Culturally competent physicians can reduce disparities

Robert M. Wah, MD , Former President

Last week, I wrote about what physicians are doing to tackle health care disparities. One of the ways we can reduce health care disparities is to ensure we’re promoting diversity in the health care workforce. As an educator, this is important to me.

Diversity and cultural competency are aspects of physician training that some of the schools awarded grants from the AMA’s Accelerating Change in Medical Education initiative are working on. Schools are moving to competency-based curriculum, which can potentially reduce the time needed for medical school, meaning it’s less expensive. They’re also focusing on population health in their local communities.

For example, the University of California Davis School of Medicine’s new three-year primary care program, ACE-PC, has developed an innovative admissions and recruitment program to select students from diverse backgrounds, with the goal of these students going on to work in underserved communities as primary care physicians. Half of the students admitted into the first class of the program are from groups historically underrepresented in medicine.

We, as physicians, should ensure we’re an accurate reflection of the population we serve. A broad spectrum of backgrounds and experiences can unite us in improving health care overall and in our local communities. This starts with attracting and retaining a diverse medical school body.

To dive further into this topic, the AMA is hosting an online Google Hangout to discuss the most important factors in attracting a medical student body that reflects a diverse patient population.

Experts, educators and physicians in training will hang out online from 8 p.m. to 9 p.m. Eastern time Oct. 20 Anyone can watch the event live or stream it later. To participate in the live-streaming event, simply visit the Hangout page. If you would like to post questions for the panelists to answer, you will need to be a Google user. Participate in the discussion on Twitter and Facebook using #AMAHangout.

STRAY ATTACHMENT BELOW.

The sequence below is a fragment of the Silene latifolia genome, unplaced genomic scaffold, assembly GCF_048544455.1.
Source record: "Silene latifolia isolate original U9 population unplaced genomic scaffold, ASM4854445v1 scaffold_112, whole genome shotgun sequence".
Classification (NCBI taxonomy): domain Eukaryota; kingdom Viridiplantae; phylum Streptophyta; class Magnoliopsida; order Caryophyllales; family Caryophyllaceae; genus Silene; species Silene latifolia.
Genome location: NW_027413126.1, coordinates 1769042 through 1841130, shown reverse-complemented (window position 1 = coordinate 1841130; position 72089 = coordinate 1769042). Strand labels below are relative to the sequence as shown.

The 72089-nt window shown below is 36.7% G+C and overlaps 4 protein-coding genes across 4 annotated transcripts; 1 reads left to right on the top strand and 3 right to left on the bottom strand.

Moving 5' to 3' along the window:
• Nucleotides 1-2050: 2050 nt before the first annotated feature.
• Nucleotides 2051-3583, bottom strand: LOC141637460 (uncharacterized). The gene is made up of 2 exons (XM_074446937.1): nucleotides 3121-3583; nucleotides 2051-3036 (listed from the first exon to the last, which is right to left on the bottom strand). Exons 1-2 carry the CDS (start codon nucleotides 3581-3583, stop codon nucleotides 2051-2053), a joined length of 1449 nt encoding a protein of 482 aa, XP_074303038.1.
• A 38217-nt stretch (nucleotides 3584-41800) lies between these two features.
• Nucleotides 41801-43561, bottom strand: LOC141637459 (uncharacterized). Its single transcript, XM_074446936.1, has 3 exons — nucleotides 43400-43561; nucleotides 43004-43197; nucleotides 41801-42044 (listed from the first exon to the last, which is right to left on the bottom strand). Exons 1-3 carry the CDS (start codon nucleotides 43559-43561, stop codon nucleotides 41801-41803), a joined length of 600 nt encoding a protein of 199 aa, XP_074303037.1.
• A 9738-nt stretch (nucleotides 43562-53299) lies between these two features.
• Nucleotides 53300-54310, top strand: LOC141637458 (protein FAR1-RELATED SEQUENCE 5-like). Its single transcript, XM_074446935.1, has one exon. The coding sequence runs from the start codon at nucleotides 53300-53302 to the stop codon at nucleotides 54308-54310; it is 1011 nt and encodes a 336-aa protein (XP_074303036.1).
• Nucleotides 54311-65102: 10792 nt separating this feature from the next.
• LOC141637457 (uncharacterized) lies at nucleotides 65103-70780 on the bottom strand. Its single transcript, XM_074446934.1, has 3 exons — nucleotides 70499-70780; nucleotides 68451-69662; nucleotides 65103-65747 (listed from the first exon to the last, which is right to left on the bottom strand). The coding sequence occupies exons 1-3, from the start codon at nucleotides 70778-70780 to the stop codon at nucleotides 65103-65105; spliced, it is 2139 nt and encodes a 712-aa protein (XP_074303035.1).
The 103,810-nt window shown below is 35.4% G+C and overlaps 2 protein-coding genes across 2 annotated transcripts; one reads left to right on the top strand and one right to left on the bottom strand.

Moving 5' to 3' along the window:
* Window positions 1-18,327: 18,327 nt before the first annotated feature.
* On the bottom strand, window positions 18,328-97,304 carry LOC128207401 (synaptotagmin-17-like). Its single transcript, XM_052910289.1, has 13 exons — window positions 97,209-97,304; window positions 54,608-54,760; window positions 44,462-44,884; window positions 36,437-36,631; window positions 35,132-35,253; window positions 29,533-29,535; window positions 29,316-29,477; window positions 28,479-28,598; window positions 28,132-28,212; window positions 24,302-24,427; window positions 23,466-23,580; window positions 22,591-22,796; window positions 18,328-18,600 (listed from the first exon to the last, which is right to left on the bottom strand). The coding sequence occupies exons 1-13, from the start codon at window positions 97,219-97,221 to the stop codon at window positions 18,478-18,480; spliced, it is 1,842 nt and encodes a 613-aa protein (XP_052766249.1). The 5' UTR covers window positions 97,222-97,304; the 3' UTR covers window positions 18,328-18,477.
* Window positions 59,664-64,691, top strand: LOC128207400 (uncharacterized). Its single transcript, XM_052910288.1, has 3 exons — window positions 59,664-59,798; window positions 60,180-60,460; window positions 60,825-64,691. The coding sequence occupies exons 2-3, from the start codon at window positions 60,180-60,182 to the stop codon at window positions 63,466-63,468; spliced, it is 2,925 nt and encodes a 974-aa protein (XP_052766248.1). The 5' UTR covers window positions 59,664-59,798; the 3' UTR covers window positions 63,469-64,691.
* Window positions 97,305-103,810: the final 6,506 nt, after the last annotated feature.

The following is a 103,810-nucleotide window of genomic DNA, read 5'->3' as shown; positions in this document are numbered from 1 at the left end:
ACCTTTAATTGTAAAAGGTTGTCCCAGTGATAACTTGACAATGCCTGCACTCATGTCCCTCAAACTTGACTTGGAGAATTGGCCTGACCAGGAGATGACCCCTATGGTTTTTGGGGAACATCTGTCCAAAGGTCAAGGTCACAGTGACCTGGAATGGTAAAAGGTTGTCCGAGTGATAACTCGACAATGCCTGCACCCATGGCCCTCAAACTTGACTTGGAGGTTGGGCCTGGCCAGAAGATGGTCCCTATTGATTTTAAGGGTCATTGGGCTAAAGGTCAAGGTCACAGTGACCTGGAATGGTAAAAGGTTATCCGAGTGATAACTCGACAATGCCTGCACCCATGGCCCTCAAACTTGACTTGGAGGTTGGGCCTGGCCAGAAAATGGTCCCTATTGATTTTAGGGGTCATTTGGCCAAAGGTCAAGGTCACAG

Tonya Fancher, MD, UC Davis’ associate director for curriculum, will be answering questions as a panelist. Dr. Fancher will join Walter Bland, MD, associate dean for student affairs and admissions at the Howard University College of Medicine, and Jalia Tucker, a second-year medical student at the Chicago Medical School at Rosalind Franklin University of Medicine and Science. William McDade, MD, chair of the AMA Council on Medical Education and deputy provost for research and minority issues at the University of Chicago, will moderate the hangout.

I hope you’ll join the hangout, or just listen to the discussion, about what medical schools can do to ensure students have the appropriate cultural competencies. The hangout is being jointly organized by the Accelerating Change in Medical Education initiative and the AMA Minority Affairs Section.